Kent Fischer, Dallas Morning News, Nov. 18, 2006
For years, it was an open secret at North Dallas’ Preston Hollow Elementary School: Even though the school was overwhelmingly Hispanic and black, white parents could get their children into all-white classes. And once placed, the students would have little interaction with the rest of the students.
The result, a federal judge has ruled, was that principal Teresa Parker “was, in effect, operating, at taxpayer’s expense, a private school for Anglo children within a public school that was predominantly minority.”
The judge ordered Mrs. Parker to pay $20,200 to Lucrecia Mayorga Santamaría, the lone named plaintiff, who sued on behalf of her three children.
Although the judge did not find the Dallas school district liable for Mrs. Parker’s actions, he strongly criticized DISD administrators for being “asleep at the wheel.”
“The court is convinced that several of the area superintendents knew, or should have known, about the illegal segregation at Preston Hollow,” the judge wrote in his 108-page ruling.
District spokesman Celso Martinez said Mrs. Parker would remain the school’s principal “until further notice.”
Mr. Martinez said the school has undertaken steps to comply with the court order, namely relying on student language scores to place students.
However, when asked if there are still classes at Preston Hollow containing only white students, Mr. Martinez replied: “That’s a good question. I don’t know the answer to that.”
In 2003, a federal judge released the district from its court-ordered desegregation plan. That plan, however, focused on the allocation of resources and treatment of black students. In the 30 years the district operated under the order, whites fled and Hispanics have grown to become the majority. Blacks make up less than a third of the district; whites about 6 percent.
Preston Hollow’s unwritten policy of clustering whites together was known for years among parents and teachers, according to testimony. In fact, Mrs. Parker’s subordinates — including teachers and her assistant principal — raised concerns about it multiple times. One even wrote a letter to Superintendent Michael Hinojosa about it. Those complaints fell on deaf ears, the judge wrote.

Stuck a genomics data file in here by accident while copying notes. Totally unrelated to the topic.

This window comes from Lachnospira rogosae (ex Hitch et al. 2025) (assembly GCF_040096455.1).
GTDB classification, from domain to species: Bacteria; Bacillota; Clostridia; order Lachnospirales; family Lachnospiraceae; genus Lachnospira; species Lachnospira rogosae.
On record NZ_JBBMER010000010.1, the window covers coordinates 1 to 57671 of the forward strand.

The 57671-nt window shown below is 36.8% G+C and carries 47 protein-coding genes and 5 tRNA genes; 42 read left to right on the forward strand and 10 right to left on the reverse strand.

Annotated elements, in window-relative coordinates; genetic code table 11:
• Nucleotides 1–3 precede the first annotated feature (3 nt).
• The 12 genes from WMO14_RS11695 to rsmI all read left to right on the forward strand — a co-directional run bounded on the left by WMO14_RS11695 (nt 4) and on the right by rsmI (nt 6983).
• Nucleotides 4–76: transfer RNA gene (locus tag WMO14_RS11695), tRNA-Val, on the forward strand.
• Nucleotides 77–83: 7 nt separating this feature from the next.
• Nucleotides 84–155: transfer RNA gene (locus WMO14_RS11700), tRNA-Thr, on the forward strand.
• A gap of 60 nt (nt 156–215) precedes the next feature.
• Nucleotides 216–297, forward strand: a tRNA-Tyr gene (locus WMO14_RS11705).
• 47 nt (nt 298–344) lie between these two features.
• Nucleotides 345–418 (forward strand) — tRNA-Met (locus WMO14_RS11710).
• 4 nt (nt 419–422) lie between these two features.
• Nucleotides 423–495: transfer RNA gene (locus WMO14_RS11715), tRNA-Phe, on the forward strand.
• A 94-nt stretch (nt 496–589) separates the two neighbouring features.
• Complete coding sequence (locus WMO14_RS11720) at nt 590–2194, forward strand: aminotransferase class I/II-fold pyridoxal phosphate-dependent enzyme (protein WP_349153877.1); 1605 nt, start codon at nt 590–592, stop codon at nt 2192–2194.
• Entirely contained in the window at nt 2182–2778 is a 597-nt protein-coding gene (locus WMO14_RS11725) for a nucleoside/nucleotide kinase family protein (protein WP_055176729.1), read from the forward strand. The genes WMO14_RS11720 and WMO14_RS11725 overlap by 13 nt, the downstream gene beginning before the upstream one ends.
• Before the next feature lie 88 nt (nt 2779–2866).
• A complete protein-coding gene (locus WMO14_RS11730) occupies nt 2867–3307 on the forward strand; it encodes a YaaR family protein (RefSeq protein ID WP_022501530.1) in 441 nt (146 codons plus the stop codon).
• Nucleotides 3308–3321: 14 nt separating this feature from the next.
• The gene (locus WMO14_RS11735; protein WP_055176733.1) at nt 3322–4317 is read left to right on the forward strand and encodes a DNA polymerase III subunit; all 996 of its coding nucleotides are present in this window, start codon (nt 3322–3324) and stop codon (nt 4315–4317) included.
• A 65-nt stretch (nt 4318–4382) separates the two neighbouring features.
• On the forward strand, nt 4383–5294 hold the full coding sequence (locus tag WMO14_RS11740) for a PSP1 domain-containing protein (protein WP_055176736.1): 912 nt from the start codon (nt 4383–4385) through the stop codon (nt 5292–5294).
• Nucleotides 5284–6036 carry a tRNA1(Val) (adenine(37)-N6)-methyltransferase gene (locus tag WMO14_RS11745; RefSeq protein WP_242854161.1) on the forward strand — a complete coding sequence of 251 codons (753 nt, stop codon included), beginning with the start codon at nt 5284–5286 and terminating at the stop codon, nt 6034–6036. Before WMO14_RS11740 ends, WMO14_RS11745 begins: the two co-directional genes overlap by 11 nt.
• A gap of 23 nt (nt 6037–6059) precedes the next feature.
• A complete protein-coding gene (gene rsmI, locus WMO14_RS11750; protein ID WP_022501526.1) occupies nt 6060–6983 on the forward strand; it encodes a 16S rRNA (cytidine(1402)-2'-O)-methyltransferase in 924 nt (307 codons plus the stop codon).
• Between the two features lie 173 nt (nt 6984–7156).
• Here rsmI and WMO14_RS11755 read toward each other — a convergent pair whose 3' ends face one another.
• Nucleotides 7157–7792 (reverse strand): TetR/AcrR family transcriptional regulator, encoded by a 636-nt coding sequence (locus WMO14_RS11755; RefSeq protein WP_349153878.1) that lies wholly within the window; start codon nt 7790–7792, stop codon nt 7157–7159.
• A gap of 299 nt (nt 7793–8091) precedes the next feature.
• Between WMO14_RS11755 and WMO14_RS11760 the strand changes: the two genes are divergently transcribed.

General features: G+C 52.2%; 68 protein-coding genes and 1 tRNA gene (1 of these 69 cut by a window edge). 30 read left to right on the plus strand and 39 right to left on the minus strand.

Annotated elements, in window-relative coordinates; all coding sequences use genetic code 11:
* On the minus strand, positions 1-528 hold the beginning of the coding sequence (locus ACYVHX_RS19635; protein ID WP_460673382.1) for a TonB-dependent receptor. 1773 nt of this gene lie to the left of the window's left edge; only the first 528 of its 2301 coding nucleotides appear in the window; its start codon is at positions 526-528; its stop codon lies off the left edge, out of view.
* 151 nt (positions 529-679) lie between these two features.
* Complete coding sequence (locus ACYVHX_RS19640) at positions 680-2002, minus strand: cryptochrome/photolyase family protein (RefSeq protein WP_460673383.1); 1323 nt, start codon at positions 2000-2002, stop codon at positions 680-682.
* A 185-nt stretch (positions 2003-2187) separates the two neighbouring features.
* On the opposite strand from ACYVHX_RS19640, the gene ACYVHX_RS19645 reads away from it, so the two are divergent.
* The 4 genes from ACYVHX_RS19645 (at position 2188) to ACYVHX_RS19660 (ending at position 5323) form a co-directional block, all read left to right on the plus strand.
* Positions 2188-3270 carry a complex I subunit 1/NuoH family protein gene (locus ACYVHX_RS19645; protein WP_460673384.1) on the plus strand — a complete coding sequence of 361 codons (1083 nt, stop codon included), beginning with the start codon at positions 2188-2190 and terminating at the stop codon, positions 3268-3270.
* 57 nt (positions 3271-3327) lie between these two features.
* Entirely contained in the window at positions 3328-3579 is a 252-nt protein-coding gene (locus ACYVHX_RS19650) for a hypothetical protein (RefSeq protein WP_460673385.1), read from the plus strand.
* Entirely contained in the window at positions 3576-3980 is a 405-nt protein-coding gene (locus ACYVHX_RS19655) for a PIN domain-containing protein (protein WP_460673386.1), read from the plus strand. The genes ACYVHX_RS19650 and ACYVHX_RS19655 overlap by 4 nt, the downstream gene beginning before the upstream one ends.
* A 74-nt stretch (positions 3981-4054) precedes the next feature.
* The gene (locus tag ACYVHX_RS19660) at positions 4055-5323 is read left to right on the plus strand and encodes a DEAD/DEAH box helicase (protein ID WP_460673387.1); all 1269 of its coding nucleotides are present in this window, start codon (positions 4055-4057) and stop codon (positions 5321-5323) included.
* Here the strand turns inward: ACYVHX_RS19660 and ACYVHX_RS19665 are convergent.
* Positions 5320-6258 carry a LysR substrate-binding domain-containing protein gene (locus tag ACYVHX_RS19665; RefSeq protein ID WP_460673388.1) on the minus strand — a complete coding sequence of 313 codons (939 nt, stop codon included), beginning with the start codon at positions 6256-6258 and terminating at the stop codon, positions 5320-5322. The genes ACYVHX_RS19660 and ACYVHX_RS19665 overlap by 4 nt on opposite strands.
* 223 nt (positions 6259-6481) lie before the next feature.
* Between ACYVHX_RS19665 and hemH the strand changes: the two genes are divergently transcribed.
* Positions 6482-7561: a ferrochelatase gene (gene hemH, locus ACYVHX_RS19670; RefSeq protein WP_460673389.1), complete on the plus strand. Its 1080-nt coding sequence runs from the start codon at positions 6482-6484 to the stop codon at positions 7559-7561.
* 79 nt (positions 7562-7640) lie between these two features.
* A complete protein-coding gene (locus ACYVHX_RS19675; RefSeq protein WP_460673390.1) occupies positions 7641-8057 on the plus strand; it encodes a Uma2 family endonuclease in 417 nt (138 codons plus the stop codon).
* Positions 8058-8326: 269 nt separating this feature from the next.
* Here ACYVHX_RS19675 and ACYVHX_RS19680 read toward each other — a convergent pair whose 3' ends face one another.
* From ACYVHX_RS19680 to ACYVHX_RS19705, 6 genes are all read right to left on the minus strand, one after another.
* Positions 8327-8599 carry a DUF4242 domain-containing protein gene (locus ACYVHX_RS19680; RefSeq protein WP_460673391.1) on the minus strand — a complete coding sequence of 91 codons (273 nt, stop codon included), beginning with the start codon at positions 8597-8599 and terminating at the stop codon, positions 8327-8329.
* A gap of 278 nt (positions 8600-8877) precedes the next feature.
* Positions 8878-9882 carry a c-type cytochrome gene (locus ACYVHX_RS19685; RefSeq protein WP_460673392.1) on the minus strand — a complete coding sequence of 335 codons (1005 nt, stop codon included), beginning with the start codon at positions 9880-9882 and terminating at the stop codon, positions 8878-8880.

“I began to see something very strange,” Ms. Santamaría said in Spanish. “The difference was that the Anglo students would go to lunch together while the Latinos went with the Asians and the African-Americans.” That, she said, raised a question in her mind “because the children don’t know what segregation is.”
The judge also took exception to Mrs. Parker’s apparent unwillingness to cooperate with the court. At one point during the trial, the judge noted, Mrs. Parker testified that she didn’t know whether Preston Hollow is a predominantly white neighborhood.
The school’s attendance zone is mostly north of Northwest Highway, east of Preston Road, south of Royal Lane, and just east of North Central Expressway. It includes affluent, mostly white single-family homes, as well as middle-class homes and apartments that are predominantly minority.
The judge also had sharp words for the district’s attorneys, who argued that segregation would cause no harm to the minority students because their teachers used the same curriculum as those teaching white students.
“The court is baffled that in this day and age, that [DISD relied] on what is, essentially, a ‘separate but equal’ argument,” the judge wrote.
PTA chief criticized
Judge Lindsay also criticized Meg Bittner, the school’s PTA president, who wanted to lure more affluent white families out of private schools and back to Preston Hollow.